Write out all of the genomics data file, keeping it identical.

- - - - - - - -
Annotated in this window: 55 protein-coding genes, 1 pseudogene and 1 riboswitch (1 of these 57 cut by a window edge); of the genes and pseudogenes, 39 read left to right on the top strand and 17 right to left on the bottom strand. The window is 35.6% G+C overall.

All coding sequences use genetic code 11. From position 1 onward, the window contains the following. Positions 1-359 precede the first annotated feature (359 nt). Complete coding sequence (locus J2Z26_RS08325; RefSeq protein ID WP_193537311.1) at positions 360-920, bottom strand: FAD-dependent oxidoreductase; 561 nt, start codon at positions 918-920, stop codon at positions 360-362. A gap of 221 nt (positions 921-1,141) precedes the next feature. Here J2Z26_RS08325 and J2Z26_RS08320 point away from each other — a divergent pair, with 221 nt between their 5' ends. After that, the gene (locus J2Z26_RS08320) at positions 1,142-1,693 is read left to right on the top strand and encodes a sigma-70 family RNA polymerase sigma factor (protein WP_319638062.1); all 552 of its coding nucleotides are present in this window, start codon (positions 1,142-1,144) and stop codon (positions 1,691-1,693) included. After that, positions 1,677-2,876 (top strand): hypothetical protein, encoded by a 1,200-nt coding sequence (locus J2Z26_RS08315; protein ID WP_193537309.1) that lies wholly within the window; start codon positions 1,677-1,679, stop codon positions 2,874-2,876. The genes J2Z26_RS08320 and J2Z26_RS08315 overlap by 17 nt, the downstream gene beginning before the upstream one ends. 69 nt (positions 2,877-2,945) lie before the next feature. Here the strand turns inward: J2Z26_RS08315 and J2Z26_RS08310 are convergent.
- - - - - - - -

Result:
Annotated in this window: 55 protein-coding genes, 1 pseudogene and 1 riboswitch (1 of these 57 cut by a window edge); of the genes and pseudogenes, 39 read left to right on the top strand and 17 right to left on the bottom strand. The window is 35.6% G+C overall.

All coding sequences use genetic code 11. From position 1 onward, the window contains the following. Positions 1-359 precede the first annotated feature (359 nt). Complete coding sequence (locus J2Z26_RS08325; RefSeq protein ID WP_193537311.1) at positions 360-920, bottom strand: FAD-dependent oxidoreductase; 561 nt, start codon at positions 918-920, stop codon at positions 360-362. A gap of 221 nt (positions 921-1,141) precedes the next feature. Here J2Z26_RS08325 and J2Z26_RS08320 point away from each other — a divergent pair, with 221 nt between their 5' ends. After that, the gene (locus J2Z26_RS08320) at positions 1,142-1,693 is read left to right on the top strand and encodes a sigma-70 family RNA polymerase sigma factor (protein WP_319638062.1); all 552 of its coding nucleotides are present in this window, start codon (positions 1,142-1,144) and stop codon (positions 1,691-1,693) included. After that, positions 1,677-2,876 (top strand): hypothetical protein, encoded by a 1,200-nt coding sequence (locus J2Z26_RS08315; protein ID WP_193537309.1) that lies wholly within the window; start codon positions 1,677-1,679, stop codon positions 2,874-2,876. The genes J2Z26_RS08320 and J2Z26_RS08315 overlap by 17 nt, the downstream gene beginning before the upstream one ends. 69 nt (positions 2,877-2,945) lie before the next feature. Here the strand turns inward: J2Z26_RS08315 and J2Z26_RS08310 are convergent.